As a child, I felt more comfortable with books than with people. But in fourth grade I met a teacher, Miss Stevens, who actually saw me—the first adult outside my home who seemed able to do so—and who taught me to write poetry. A lot of people learn poetry in fourth grade—haikus, a few cinquains, maybe some free verse—but for me it became a way to understand the world. “How can I know what I mean until I see what I say?” E. M. Forster’s question has guided me through a lifetime of writing.
A little while later, having gone through all the books in the school library, I asked our library mother, Gabrielle Falk, if she had any books about girls having adventures. “Maybe you should write the books,” she told me.
I took up fiction at the University of North Carolina because Doris Betts was my hero, and that’s what she taught. This led to hours poring over her calligraphed notes in the margins of my stories (“Don’t turn off the picture,” she wrote, after pages of unadulterated dialogue) and also in the office armchair of her colleague, Max Steele. On the day when I trudged into Max’s office, stricken by my first rejection—a hand-typed full-page letter from The New Yorker—Max threatened to take that letter from me until I recognized how rare such a thing was. I am honored to call Doris and Max my mentors, and still hear their voices in my head as I write.
After college, I left for a year in Ireland, because I liked traditional music and Catholic boys (especially lapsed Catholic boys). As a vegetarian, I lived on French fries, soda bread with butter and marmalade, and Cadbury Dairy Milk bars. I wrote in my bedsit, walked four miles round trip from the south side of Dublin to Grafton Street for work each day, learned from my customers how to pull a proper pint, took a 670-mile solo cycle tour, and attended a writing workshop in the basement of the pub where I worked. When I read a poem I’d written about a friend with anorexia, rife with hackneyed skeleton references, an old man responded, “You read so beautifully, no one can tell your poems are shite,” a statement that stayed with me for years until a woman asked me after a reading to sign her copy of my book. “You read your poems beautifully,” she said, “but they’re even better on the page.”
In my late twenties I attended the Warren Wilson MFA Program, where I had the extraordinary pleasure of working with Richard Russo, C. J. Hribal, Robert Boswell and Charles Baxter. From each of them I learned more than I could possibly contain on this page. It’s not every writer who can claim so many gifted writers and teachers as mentors. I will forever be grateful to them.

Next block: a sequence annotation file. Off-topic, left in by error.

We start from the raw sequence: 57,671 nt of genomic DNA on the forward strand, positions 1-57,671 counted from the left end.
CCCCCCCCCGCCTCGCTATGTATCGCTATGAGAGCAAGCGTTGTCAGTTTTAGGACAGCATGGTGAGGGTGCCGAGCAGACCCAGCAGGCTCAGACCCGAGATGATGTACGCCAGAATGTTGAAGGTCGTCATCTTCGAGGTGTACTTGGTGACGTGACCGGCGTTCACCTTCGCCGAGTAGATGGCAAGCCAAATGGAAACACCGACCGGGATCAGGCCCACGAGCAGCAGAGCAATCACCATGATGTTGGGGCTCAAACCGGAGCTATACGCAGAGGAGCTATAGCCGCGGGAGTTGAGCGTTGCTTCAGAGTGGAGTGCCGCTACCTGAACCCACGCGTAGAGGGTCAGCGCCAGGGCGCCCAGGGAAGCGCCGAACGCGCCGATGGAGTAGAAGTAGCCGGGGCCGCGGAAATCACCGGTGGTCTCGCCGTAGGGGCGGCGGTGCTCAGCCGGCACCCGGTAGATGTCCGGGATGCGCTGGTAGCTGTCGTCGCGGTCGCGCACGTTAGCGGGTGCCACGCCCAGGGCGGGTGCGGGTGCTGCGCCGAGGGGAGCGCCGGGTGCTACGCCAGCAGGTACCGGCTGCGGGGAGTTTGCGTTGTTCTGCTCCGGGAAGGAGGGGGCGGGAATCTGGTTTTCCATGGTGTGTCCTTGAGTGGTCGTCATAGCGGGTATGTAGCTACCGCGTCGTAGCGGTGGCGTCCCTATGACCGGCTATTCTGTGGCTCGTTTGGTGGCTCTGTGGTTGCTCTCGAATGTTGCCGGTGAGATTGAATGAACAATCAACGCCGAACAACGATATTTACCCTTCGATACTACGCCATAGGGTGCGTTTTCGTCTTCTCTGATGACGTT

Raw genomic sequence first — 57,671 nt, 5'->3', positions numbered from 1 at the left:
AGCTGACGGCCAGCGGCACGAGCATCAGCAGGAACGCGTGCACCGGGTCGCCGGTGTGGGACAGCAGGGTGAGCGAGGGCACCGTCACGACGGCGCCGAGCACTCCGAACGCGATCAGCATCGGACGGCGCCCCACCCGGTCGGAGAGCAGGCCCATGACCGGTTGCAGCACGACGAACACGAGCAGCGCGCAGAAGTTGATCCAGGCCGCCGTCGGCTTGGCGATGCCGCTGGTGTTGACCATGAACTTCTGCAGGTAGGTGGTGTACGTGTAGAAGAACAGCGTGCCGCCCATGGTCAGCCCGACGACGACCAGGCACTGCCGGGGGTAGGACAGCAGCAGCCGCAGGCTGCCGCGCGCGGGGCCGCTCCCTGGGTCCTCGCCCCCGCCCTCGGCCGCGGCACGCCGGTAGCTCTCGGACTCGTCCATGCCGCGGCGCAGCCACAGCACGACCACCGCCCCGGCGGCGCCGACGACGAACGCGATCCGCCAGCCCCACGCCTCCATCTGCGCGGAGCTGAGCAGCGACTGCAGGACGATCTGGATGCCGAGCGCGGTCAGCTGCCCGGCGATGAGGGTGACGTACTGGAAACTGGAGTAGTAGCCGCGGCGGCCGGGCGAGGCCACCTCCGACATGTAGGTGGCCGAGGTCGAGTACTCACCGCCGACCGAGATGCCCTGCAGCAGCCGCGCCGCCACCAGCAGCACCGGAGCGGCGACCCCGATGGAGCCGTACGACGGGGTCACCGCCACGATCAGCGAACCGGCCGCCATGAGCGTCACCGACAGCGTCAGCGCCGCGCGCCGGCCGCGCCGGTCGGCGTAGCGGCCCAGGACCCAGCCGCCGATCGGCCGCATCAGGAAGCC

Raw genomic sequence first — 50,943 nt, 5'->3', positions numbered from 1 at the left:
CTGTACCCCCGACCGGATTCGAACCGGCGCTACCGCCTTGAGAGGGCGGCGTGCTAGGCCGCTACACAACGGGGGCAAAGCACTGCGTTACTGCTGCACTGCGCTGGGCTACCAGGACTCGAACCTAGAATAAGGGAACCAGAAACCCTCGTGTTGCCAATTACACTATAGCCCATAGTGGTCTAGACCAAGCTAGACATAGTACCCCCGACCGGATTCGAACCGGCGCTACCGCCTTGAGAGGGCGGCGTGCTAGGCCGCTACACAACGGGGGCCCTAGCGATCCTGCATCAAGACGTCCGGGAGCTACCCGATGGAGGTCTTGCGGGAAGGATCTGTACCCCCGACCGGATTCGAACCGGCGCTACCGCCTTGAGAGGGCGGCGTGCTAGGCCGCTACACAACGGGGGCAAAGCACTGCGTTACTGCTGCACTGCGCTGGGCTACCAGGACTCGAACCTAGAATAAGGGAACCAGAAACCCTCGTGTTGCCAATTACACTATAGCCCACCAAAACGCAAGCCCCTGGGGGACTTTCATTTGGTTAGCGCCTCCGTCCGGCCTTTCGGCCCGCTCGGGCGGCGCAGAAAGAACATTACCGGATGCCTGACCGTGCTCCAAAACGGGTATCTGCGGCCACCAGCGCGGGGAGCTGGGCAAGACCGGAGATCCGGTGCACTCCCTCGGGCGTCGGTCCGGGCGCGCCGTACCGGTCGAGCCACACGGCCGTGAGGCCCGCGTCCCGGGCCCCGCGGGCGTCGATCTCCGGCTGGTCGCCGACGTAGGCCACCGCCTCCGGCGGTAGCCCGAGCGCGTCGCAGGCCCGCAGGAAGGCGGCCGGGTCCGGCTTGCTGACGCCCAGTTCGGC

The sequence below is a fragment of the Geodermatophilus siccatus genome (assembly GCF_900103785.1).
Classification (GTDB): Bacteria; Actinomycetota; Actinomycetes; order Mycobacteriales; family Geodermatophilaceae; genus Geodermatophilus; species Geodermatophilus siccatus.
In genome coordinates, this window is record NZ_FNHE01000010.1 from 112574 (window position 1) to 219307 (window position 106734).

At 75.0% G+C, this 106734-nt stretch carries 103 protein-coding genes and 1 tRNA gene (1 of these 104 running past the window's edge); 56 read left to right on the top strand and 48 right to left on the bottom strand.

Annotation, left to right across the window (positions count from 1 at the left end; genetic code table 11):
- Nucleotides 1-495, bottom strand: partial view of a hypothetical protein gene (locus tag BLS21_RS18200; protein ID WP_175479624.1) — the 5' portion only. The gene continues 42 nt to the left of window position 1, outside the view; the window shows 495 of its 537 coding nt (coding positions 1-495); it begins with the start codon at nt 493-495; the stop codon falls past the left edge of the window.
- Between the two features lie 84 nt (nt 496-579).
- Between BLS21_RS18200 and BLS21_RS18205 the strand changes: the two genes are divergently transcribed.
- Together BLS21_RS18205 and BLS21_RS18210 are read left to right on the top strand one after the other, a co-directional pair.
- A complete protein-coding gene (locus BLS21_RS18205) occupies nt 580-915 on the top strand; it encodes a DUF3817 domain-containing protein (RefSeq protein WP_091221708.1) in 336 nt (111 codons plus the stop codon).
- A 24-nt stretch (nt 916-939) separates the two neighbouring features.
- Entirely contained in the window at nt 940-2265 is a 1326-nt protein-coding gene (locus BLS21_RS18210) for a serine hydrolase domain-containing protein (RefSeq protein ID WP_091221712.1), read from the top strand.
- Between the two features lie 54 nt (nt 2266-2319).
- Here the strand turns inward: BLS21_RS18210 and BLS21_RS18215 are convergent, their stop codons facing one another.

Since that time, I have taught writing as a teaching artist to over 25,000 students throughout the country, working with schools, arts councils, and the Kennedy Center. I believe each of us has a writer within us, who can be drawn out through a combination of patient listening and craft. In 2013, I co-founded Writeaways writing workshops in France, Italy, North Carolina, and New Mexico with my partner in life and work, writer and journalist John Yewell. In 2017, I served as the North Carolina Piedmont Laureate, and I currently serve as vice-chair on the Board of Directors of the Association of Writers and Writing Programs (AWP).
I am the author of two collections of poetry, Logophilia and A Field Guide to Human Emotions, as well as a nonfiction book, The Art of Learning. My writing has appeared in Michigan Quarterly Review, Shenandoah, Crab Orchard Review, The Hollins Critic, Prime Number and other journals. I have performed my fiction and poetry at Symphony Space in New York City, Why There are Words in Sausalito, California, and Memorial Auditorium in Raleigh, North Carolina, among other venues.
In my own writing, I have been supported by so many. My father, an artist and pediatrician, not only paid for me to attend Warren Wilson, he gave me two other gifts as well: a copy of Eudora Welty’s One Writer’s Beginnings and the following words of encouragement: “I know writers often write about their families. You have my permission to write whatever you want to write about me. Just tell me what I should and shouldn’t read.” My magical and inventive mother showed me that it is possible to spend a lifetime creating and learning. My sisters, Becki and Erica, my stepmother, Miriam, and my other close friends and family have always believed in me as a writer. The Hermitage Artist Retreat has provided me with space, time and inspiration for years. And most of all, I am grateful to John Yewell, my constant companion and wisest critic on this writing journey.
I am a lucky person, indeed.
Regal House Publishing is proud to publish Mimi Herman’s The Kudzu Queen in the spring of 2023.